In vivo and in vitro antiviral activity of hyperoside extracted from Abelmoschus manihot (L) medik
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In vivo and in vitro antiviral activity of hyperoside extracted from Abelmoschus manihot (L) medik1

Lin-lin Wu2,3, Xin-bo Yang3,6, Zheng-ming Huang4,6, He-zhi Liu5, Guang-xia Wu2

2Research Center for Eco-Environmental Sciences, Chinese Academy of Sciences, Beijing 100085, China; 3301 Hospital of PLA, Beijing 100853, China; 4302 Hospital of PLA, Beijing 100039, China; 5Department of General Logistics of PLA, Institute for Drug and Instrument Control of Health, Beijing 100071,China

1Project supported by the National Natural Science Foundation of China (No 30572350, 30170994).

6Correspondence to Prof Xin-bo YANG and Prof Zheng-ming HUANG.
Phn 86-10-6693-7576. E-mail;
(Prof Xin-bo YANG). Phn/Fax 86-10-6693-3233.
E-mail (Prof Zheng-ming HUANG)

Aim: To assess the anti-hepatitis B virus (HBV) effect of hyperoside extracted from Abelmoschus manihot (L) medik.

Methods: The human hepatoma Hep G2.2.15 cell culture system and duck hepatitis B virus (DHBV) infection model were used as in vivo and in vitro models to evaluate the anti-HBV effects.

Results: In the cell model, the 50% toxic concentration of hyperoside was 0.115 g/L; the maximum nontoxic concentration was 0.05 g/L. On the maximum nontoxic concentrations, the inhibition rates of hyperoside on HBeAg and HBsAg in the 2.2.15 cells were 86.41% and 82.27% on d 8, respectively. In the DHBV infection model, the DHBV­DNA levels decreased significantly in the treatment of 0.05 g· kg-1·d-1 and 0.10 g·kg-1·d-1 dosage groups of hyperoside (P<0.01). The inhibition of the peak of viremia was at the maximum at the dose of 0.10 g·kg-1·d-1 and reached 60.79% on d 10 and 69.78% on d 13, respectively.

Conclusion: These results suggested that hyperoside is a strong inhibitor of HBsAg and HBeAg secretion in 2.2.15 cells and DHBV­DNA levels in the HBV-infected duck model.

Keywords: hyperoside; hepatitis B virus; duck hepatitis B virus; antiviral agents

Submitted Sep 28, 2006. Accepted for publication Oct 17, 2006.

doi: 10.1111/j.1745-7254.2007.00510.x


Abelmoschus manihot (L) medik is native to the Old World tropics and has been naturalized in some wild New World tropical areas. It is an edible hibiscus of the Malvaceae (Mallow) family, and is also used as a staple in folk medicine in Papua New Guinea, Vanuatu, Fiji, New Caledonia, or China for a variety of purposes, including: the control of fertility, to ease childbirth, to stimulate lactation, to help against menorrhagia, to induce abortion, and to prevent osteoporosis[13].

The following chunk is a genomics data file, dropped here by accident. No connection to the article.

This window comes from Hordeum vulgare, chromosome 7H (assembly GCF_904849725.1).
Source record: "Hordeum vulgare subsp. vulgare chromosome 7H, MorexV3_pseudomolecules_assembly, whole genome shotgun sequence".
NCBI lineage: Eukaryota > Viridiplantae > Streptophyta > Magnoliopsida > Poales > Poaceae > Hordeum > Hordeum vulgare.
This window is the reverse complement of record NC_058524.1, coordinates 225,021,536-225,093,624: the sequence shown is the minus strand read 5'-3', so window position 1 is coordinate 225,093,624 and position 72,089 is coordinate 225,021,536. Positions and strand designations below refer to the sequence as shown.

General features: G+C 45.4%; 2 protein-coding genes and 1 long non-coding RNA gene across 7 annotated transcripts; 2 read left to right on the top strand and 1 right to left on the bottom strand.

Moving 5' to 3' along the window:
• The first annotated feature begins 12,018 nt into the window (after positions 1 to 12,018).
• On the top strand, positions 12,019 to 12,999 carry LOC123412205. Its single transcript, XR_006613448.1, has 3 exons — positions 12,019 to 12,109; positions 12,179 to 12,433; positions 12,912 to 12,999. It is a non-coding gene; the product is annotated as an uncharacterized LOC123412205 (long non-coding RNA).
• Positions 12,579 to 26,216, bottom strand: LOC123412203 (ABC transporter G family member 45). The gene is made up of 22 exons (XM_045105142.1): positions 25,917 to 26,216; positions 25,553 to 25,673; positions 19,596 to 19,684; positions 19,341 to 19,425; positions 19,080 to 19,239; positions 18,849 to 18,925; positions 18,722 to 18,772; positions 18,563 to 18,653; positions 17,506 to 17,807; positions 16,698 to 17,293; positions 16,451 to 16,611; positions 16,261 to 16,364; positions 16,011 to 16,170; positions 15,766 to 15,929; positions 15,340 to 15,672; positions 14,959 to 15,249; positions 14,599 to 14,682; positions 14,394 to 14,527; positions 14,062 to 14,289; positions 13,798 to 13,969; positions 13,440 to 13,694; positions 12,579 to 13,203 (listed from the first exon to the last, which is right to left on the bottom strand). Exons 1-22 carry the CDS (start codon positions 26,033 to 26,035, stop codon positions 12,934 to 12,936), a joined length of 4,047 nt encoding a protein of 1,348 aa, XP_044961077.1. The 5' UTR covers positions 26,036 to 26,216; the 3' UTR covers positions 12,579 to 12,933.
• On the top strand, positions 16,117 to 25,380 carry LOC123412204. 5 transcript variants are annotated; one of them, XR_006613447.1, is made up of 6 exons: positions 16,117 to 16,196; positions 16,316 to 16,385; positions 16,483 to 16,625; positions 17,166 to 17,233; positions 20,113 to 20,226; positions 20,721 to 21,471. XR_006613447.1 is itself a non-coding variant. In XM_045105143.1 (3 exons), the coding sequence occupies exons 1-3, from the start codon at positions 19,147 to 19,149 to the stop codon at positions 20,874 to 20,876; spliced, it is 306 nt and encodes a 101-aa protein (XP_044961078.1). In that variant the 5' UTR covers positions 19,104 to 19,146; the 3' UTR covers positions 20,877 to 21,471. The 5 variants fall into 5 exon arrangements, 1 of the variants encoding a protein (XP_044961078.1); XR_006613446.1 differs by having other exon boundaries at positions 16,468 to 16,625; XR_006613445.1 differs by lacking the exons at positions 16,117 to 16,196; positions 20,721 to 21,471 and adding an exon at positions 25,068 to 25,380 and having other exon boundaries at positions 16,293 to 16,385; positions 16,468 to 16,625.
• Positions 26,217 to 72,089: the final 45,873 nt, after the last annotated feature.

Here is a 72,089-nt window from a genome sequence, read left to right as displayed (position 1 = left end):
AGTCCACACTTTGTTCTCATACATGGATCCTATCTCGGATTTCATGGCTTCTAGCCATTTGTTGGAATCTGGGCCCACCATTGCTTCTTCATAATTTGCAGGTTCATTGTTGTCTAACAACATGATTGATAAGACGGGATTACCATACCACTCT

In recent studies, more researchers have been interested in the total flavonoids in the flowers of A manihot. Hyperoside, isoquercetin, and quercetin 3'-glucoside are important ingredients in total flavonoids. Among these, the content of hyperoside is the highest. Hyperoside (hyperin), quercetin-3-O-β-D-galactoside, is a flavonol glycoside which widely exists in many traditional medicines, such as Semen cuscutae[4], St John’s wort[5,6], hawthorn[7], Balbisia calycina[8], and Alchornea cordifolia[9]. As an important bioactive com-pound, hyperoside has been documented to possess antiviral activity[10,11], antinociceptive[1214], anti-inflammatory[15], cardioprotective[7,16,17], hepatoprotective[1820], and gastric-mucosal-protective effects[21,22].

In previous studies, it has been shown that hyperoside demonstrates hepatoprotective properties in various chemically-induced hepatocyte injury models[1820]. However, to our knowledge, the activity of hyperoside against viral hepatitis has never been tested. Therefore, in this study we aimed to evaluate the anti-hepatitis B virus (HBV) activity of hyperoside extracted from A manihot.

Materials and methods

Plant material A manihot were collected from Xinghua, Jiangsu province and identified by Prof Xian-rong WANG at the Anhui Institute of Medical Science (Heifei, China).

Extraction of hyperoside Flower materials were extracted with 80% ethanol and subsequently partitioned in ethyl acetate. Ethyl acetate extracts were chromatographed over a polyamide column using gradient mixtures of ethanol and distilled water. Ethanol extracts yielded total flavonoid following solvent removal under vacuum. The total flavonoid was dissolved in ethanol and crystallized to obtain pure hyperoside (about 97%). The structure of isolate was determined by reverse phase high performance liquid chromatography in comparison with authentic hyperoside (the National Institute for the control of Pharmaceutical and Biological Products, Beijing, China)